In last night’s debate with Hillary Clinton, Donald Trump refused to say whether he would accept the results of the election. “I will look at it at the time,” he said. “I will keep you in suspense.” Let us take a moment to consider the ego that assumes the whole country would wait, in suspense, for him to ratify the president we voted for. Now that we’re done with that, let’s move on to disgust. It is disgusting for a major-party candidate to tell America, with no evidence, that its election is rigged. Trump is yelling “fire” in a crowded theater, but on a larger and potentially more destructive scale. Republicans who have not done so already should withdraw their endorsements of him.
Rep. Ryan Zinke (R–MT) is in a position to do that at very little cost. A recent Lee Newspapers poll finds him 13 points ahead of his opponent, Denise Juneau. It seems unlikely that many of his supporters find him objectionable but are voting for him because he endorsed Trump. Rescinding his endorsement would be an act of conscience in keeping with his stated commitment to defending American democracy and values. You can read all about it in this week’s column for the Missoula Independent. We’ll be back tomorrow with Friday links!
Expressions any facial-recognition software would call smiles
Last night’s debate between Donald Trump and Hillary Clinton was less a war of words than a long disagreement over whether they mean anything. “It’s all words,” Trump said early on. “It’s all sound bites.” He interrupted often, but it was usually just to say “wrong” or “no.” One of Clinton’s claims he so denied was that he had called climate change a hoax perpetrated by the Chinese to hurt American manufacturing—which of course he had:
That’s not a screenshot; it’s embedded. The tweet is still up, despite the false and increasingly popular rumor that his campaign deleted it during the debate. Even Chris Hayes of MSNBC bought into it last night, although he apologized this morning. Like all the best hoaxes, this is one we want to believe.
Senate Majority Leader Mitch McConnell (R-KY)
Normally Combat! blog does not stoop to publishing on federal holidays, and today our great nation honors its longest-armed and woodiest-toothed presidents. But this weekend was so exciting that one must remark. On Saturday, the Republican candidates tore into one another like a sack of weasels, raising the question of which one of these men, exactly, could lead his party through its most fractious historical moment since the Grant administration. Will Trump unite monied interests, neoconservative hawks and alienated tea party voters with his platform of turning red and calling people losers? Maybe the GOP will rally behind Ted Cruz, the most hated man in the Senate. Your fallback option to heal the party is Marco Rubio, who would like to dispense once and for all with this idea that Obama SYNTAX ERR 403 REBOOT? Y/N. Meanwhile, Jeb is betting on the overwhelming popularity of his brother. The question of who might win this contest of undesirables seemed academic until Saturday, when Antonin Scalia was found dead at a west Texas resort.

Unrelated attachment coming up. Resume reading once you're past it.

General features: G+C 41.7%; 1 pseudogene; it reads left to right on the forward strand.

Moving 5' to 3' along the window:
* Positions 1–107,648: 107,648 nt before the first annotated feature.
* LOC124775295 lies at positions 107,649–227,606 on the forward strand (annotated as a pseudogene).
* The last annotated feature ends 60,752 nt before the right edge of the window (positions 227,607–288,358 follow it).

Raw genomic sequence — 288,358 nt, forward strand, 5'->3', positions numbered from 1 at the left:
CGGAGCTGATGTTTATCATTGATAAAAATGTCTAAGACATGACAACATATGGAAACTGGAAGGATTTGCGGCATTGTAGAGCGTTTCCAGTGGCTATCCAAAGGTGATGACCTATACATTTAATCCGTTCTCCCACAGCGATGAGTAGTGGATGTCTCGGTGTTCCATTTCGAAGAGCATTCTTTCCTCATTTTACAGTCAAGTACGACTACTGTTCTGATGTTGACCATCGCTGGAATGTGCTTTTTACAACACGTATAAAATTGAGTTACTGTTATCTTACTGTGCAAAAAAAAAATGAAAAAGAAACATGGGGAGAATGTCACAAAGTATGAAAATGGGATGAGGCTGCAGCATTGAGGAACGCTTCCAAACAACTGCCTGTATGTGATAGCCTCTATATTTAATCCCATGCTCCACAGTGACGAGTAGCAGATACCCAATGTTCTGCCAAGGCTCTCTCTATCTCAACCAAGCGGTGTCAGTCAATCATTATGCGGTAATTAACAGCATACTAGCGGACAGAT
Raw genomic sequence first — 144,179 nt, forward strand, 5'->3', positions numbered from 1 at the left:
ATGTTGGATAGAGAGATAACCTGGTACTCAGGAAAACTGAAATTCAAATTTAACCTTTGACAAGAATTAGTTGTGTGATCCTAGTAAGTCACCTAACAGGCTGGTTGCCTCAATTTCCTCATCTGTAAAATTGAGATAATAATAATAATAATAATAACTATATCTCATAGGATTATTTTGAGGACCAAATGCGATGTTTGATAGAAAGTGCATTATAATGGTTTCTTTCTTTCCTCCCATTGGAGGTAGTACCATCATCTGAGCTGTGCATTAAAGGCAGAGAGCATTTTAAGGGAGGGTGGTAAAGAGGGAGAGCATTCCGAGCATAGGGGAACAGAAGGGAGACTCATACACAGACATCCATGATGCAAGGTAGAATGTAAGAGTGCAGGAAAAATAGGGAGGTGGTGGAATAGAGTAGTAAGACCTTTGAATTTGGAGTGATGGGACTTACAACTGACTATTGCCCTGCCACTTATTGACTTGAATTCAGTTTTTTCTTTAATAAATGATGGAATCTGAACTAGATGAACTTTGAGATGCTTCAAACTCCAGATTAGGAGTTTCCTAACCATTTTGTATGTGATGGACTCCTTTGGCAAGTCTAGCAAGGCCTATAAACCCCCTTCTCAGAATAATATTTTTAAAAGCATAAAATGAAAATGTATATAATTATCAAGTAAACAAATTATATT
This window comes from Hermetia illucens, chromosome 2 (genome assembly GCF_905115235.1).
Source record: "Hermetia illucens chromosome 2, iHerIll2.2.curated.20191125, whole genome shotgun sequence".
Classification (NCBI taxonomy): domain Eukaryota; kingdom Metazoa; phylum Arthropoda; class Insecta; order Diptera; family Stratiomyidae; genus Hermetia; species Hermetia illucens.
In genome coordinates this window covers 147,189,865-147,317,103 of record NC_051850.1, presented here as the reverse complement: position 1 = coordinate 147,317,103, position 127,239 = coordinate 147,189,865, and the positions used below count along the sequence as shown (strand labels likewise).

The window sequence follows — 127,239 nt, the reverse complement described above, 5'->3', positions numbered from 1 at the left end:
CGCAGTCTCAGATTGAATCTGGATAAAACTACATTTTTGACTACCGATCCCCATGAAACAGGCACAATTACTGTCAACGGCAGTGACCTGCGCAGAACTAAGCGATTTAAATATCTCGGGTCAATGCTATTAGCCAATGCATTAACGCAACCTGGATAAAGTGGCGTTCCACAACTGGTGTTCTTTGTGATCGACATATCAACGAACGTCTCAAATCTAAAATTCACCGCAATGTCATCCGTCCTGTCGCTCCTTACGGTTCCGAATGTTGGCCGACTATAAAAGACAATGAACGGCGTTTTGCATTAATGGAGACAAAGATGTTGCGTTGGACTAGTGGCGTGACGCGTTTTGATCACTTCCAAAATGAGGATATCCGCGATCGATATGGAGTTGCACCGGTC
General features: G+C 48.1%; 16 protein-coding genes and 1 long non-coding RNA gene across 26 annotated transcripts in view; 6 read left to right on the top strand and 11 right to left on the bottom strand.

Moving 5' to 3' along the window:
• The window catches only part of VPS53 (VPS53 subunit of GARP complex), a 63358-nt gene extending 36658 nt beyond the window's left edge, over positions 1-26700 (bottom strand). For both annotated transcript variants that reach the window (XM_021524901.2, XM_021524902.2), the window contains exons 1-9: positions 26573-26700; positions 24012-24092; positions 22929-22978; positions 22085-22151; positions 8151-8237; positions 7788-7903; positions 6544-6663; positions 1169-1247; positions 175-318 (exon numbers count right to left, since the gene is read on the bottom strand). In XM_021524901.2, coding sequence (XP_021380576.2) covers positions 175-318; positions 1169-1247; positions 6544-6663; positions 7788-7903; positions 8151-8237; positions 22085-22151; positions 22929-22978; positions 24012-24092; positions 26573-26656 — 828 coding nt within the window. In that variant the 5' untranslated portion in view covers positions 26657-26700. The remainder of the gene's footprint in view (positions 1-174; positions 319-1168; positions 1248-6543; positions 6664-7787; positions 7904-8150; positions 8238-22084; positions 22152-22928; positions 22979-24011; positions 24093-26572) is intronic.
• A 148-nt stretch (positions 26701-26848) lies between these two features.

Nice to see Frank and Luanne back together
Well, that was fast: The Combat! blog team is pleased to announce the return of the comments section, after literally several of you wrote in to say you wanted it back. The people have spoken, and they will continue to speak in a designated protest zone under each post. You can all go back to threatening my brother and making in-jokes about SAT tutoring there, while posts themselves will remain the exclusive province of my ill-considered rantings. Today is Friday, and policy is for the people to respond to but not, you know, make. Won’t you gather torches and pitchforks with me?
Three people who could become president and Carly Fiorina
About an hour into last night’s Republican debate, Ohio Governor John Kasich excoriated Donald Trump’s mass-deportation plan, calling the idea that we might deport 11 million undocumented immigrants “not an adult argument.” We have to do it,” Trump replied. “We have to.” But how would he do it? Once he had removed the immigrants from their homes, would he put them in camps while he determined their countries of origin? Or would he just deport them all—Guatemalans, Uighur Chinese, Nigerians, French—to Mexico? Will the deported immigrants fly commercial, or will there be some kind of train? These are the questions no one asked at the fourth GOP debate, while we waited for a real candidate to take the stage. But this is it. These vague, impossible ideas are not ciphers for real policy different Republicans will tell us about later. There is no one behind the curtain.